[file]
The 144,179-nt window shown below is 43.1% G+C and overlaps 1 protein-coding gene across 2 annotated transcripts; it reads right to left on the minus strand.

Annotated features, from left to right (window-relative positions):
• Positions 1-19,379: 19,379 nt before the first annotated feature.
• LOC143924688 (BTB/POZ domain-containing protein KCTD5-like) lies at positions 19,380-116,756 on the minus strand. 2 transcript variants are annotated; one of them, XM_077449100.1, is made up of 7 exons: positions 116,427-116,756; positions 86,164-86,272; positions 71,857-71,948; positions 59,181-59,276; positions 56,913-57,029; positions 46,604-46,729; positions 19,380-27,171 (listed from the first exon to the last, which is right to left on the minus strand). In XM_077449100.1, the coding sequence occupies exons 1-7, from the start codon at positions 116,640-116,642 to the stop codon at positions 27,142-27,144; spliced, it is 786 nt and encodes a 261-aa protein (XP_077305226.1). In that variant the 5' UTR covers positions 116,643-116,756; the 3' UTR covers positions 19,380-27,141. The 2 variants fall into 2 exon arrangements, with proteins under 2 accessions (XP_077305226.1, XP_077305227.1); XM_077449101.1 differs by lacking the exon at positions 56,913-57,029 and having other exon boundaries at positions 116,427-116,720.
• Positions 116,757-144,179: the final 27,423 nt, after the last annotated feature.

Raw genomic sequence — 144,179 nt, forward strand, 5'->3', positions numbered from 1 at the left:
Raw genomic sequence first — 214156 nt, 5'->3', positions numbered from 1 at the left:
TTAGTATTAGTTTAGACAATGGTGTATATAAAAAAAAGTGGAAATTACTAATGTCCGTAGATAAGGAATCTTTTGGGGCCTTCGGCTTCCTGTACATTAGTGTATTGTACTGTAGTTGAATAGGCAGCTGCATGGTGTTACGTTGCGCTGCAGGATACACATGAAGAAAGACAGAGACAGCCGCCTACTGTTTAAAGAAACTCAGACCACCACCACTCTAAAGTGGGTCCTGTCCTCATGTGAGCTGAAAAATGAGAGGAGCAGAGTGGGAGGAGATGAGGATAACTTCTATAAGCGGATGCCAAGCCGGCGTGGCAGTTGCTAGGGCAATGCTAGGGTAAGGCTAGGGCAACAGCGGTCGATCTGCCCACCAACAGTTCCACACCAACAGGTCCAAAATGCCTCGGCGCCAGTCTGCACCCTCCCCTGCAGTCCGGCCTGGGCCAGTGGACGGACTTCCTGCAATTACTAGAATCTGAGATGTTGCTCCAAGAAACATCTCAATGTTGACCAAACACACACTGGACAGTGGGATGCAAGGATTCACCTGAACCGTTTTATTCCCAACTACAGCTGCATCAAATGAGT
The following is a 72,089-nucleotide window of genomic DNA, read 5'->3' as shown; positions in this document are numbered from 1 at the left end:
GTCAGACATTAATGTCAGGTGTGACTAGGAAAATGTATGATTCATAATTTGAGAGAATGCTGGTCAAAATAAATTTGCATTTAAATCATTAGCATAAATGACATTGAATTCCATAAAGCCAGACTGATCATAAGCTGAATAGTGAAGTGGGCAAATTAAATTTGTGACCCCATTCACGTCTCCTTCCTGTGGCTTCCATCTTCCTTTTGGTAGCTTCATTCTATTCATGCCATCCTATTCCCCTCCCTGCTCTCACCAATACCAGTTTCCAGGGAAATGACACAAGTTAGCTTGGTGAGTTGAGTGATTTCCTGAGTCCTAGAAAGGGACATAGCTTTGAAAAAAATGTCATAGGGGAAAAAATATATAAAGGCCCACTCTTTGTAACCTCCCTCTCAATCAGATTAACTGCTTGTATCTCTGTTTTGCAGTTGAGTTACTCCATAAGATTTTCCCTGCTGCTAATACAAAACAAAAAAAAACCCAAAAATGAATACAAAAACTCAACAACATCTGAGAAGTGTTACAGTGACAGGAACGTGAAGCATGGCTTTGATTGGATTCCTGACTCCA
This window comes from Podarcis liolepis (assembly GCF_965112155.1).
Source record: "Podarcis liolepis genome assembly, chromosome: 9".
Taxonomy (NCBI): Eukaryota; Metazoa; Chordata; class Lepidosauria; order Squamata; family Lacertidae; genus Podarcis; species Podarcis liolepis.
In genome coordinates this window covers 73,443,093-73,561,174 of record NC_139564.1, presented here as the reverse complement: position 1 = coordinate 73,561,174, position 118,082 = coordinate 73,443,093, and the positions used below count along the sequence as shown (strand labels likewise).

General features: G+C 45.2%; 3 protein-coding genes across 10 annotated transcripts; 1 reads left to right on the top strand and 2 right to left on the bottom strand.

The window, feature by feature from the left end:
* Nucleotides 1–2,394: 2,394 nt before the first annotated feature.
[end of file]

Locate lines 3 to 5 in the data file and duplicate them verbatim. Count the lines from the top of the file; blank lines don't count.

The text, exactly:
• Positions 1-19,379: 19,379 nt before the first annotated feature.
• LOC143924688 (BTB/POZ domain-containing protein KCTD5-like) lies at positions 19,380-116,756 on the minus strand. 2 transcript variants are annotated; one of them, XM_077449100.1, is made up of 7 exons: positions 116,427-116,756; positions 86,164-86,272; positions 71,857-71,948; positions 59,181-59,276; positions 56,913-57,029; positions 46,604-46,729; positions 19,380-27,171 (listed from the first exon to the last, which is right to left on the minus strand). In XM_077449100.1, the coding sequence occupies exons 1-7, from the start codon at positions 116,640-116,642 to the stop codon at positions 27,142-27,144; spliced, it is 786 nt and encodes a 261-aa protein (XP_077305226.1). In that variant the 5' UTR covers positions 116,643-116,756; the 3' UTR covers positions 19,380-27,141. The 2 variants fall into 2 exon arrangements, with proteins under 2 accessions (XP_077305226.1, XP_077305227.1); XM_077449101.1 differs by lacking the exon at positions 56,913-57,029 and having other exon boundaries at positions 116,427-116,720.
• Positions 116,757-144,179: the final 27,423 nt, after the last annotated feature.